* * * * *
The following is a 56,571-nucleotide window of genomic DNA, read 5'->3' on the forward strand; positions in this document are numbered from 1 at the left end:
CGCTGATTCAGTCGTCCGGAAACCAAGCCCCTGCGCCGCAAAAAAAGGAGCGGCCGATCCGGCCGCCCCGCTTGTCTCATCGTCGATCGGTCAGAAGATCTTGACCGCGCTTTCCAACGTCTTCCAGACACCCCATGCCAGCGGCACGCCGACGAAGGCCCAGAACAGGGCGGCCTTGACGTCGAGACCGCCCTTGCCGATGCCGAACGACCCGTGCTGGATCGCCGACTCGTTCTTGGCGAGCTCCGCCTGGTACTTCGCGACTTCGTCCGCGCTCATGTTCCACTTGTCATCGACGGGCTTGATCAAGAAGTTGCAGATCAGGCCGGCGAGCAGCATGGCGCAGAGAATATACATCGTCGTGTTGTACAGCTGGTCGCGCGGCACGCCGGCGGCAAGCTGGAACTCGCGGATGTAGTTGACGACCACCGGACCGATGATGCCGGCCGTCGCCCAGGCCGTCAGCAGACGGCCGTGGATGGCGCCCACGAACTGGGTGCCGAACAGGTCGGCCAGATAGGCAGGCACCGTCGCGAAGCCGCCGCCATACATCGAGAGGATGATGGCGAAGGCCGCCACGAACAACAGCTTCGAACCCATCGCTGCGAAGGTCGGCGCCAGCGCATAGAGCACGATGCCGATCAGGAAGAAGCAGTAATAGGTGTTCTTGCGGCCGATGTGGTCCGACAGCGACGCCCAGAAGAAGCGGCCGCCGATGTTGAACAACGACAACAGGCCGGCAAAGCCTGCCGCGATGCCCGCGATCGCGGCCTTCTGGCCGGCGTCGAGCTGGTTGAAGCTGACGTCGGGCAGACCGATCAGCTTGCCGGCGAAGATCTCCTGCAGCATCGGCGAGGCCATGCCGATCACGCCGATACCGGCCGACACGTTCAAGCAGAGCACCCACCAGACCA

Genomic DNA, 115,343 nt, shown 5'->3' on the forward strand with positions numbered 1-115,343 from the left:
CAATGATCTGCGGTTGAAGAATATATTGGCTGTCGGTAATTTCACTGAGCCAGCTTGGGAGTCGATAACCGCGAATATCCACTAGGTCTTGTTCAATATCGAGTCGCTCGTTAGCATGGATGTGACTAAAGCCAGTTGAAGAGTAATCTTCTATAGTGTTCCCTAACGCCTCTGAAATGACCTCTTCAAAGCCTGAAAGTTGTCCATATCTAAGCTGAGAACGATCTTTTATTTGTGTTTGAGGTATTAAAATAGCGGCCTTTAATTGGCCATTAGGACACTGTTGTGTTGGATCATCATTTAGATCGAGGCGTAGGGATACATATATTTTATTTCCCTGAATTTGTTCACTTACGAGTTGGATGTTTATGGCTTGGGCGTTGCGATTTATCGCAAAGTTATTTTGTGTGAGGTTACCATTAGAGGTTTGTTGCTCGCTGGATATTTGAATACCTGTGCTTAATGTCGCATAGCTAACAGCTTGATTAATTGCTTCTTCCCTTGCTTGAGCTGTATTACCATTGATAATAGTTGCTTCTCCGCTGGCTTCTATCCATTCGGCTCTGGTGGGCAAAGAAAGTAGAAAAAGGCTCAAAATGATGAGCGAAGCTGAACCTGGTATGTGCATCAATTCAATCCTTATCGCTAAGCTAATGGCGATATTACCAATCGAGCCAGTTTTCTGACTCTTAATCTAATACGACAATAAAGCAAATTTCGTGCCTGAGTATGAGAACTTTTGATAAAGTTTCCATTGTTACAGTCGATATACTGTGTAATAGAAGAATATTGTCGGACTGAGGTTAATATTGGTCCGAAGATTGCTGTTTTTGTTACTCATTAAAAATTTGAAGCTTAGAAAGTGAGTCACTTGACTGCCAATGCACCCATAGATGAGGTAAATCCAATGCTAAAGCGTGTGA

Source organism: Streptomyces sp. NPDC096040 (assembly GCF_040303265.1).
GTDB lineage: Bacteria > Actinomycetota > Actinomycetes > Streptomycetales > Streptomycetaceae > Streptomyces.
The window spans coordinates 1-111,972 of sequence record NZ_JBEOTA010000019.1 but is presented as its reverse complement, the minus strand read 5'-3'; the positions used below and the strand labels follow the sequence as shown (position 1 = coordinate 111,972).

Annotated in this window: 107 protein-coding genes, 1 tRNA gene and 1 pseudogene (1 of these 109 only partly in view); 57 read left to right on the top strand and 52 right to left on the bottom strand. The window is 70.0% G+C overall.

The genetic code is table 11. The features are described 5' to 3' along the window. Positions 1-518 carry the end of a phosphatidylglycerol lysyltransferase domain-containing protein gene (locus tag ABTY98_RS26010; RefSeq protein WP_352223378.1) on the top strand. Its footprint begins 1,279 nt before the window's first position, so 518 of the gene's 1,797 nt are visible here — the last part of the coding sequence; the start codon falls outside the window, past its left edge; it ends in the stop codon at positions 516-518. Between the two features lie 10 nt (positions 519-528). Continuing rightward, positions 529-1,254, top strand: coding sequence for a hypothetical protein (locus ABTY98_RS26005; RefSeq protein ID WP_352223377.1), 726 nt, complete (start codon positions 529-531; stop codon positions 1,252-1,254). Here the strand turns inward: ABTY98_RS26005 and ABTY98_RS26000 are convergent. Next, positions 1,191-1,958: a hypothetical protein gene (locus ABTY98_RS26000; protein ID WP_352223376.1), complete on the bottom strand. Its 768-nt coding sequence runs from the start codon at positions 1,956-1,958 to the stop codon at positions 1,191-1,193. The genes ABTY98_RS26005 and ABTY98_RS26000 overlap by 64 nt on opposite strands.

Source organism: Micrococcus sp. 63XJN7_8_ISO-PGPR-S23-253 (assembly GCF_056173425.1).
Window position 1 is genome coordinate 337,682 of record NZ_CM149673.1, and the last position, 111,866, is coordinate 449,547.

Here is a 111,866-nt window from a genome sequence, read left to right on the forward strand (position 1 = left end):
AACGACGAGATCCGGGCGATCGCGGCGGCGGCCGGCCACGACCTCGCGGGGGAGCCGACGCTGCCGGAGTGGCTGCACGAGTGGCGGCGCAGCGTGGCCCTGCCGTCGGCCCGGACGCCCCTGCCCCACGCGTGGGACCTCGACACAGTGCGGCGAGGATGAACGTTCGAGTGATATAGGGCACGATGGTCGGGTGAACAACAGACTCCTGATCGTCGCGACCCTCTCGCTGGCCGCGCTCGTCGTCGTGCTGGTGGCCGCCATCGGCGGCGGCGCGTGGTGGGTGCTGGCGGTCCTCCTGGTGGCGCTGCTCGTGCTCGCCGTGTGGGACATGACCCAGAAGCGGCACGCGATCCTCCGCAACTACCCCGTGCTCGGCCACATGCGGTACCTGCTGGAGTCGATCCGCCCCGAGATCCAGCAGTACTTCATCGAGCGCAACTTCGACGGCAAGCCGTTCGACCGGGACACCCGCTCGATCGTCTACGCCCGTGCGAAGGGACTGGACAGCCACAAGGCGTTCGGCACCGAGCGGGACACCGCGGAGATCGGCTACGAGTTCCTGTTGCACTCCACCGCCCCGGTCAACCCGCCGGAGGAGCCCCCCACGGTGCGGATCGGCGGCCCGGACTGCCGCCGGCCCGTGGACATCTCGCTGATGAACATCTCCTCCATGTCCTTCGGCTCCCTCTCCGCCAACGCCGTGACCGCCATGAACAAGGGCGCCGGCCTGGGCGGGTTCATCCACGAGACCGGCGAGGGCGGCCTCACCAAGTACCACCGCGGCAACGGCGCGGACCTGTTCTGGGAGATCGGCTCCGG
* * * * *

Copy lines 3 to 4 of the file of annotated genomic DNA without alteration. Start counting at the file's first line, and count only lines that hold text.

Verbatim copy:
Genomic DNA, 115,343 nt, shown 5'->3' on the forward strand with positions numbered 1-115,343 from the left:
CAATGATCTGCGGTTGAAGAATATATTGGCTGTCGGTAATTTCACTGAGCCAGCTTGGGAGTCGATAACCGCGAATATCCACTAGGTCTTGTTCAATATCGAGTCGCTCGTTAGCATGGATGTGACTAAAGCCAGTTGAAGAGTAATCTTCTATAGTGTTCCCTAACGCCTCTGAAATGACCTCTTCAAAGCCTGAAAGTTGTCCATATCTAAGCTGAGAACGATCTTTTATTTGTGTTTGAGGTATTAAAATAGCGGCCTTTAATTGGCCATTAGGACACTGTTGTGTTGGATCATCATTTAGATCGAGGCGTAGGGATACATATATTTTATTTCCCTGAATTTGTTCACTTACGAGTTGGATGTTTATGGCTTGGGCGTTGCGATTTATCGCAAAGTTATTTTGTGTGAGGTTACCATTAGAGGTTTGTTGCTCGCTGGATATTTGAATACCTGTGCTTAATGTCGCATAGCTAACAGCTTGATTAATTGCTTCTTCCCTTGCTTGAGCTGTATTACCATTGATAATAGTTGCTTCTCCGCTGGCTTCTATCCATTCGGCTCTGGTGGGCAAAGAAAGTAGAAAAAGGCTCAAAATGATGAGCGAAGCTGAACCTGGTATGTGCATCAATTCAATCCTTATCGCTAAGCTAATGGCGATATTACCAATCGAGCCAGTTTTCTGACTCTTAATCTAATACGACAATAAAGCAAATTTCGTGCCTGAGTATGAGAACTTTTGATAAAGTTTCCATTGTTACAGTCGATATACTGTGTAATAGAAGAATATTGTCGGACTGAGGTTAATATTGGTCCGAAGATTGCTGTTTTTGTTACTCATTAAAAATTTGAAGCTTAGAAAGTGAGTCACTTGACTGCCAATGCACCCATAGATGAGGTAAATCCAATGCTAAAGCGTGTGA